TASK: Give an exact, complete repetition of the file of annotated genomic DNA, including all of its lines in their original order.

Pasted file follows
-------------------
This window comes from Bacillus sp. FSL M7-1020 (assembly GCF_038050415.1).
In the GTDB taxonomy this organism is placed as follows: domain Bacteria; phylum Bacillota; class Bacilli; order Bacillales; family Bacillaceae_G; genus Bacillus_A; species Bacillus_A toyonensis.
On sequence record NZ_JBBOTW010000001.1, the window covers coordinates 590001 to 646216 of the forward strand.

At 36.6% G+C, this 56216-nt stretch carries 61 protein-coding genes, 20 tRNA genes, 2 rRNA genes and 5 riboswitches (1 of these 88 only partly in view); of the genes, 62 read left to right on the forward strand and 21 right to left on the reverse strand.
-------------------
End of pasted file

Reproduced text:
This window comes from Bacillus sp. FSL M7-1020 (assembly GCF_038050415.1).
In the GTDB taxonomy this organism is placed as follows: domain Bacteria; phylum Bacillota; class Bacilli; order Bacillales; family Bacillaceae_G; genus Bacillus_A; species Bacillus_A toyonensis.
On sequence record NZ_JBBOTW010000001.1, the window covers coordinates 590001 to 646216 of the forward strand.

At 36.6% G+C, this 56216-nt stretch carries 61 protein-coding genes, 20 tRNA genes, 2 rRNA genes and 5 riboswitches (1 of these 88 only partly in view); of the genes, 62 read left to right on the forward strand and 21 right to left on the reverse strand.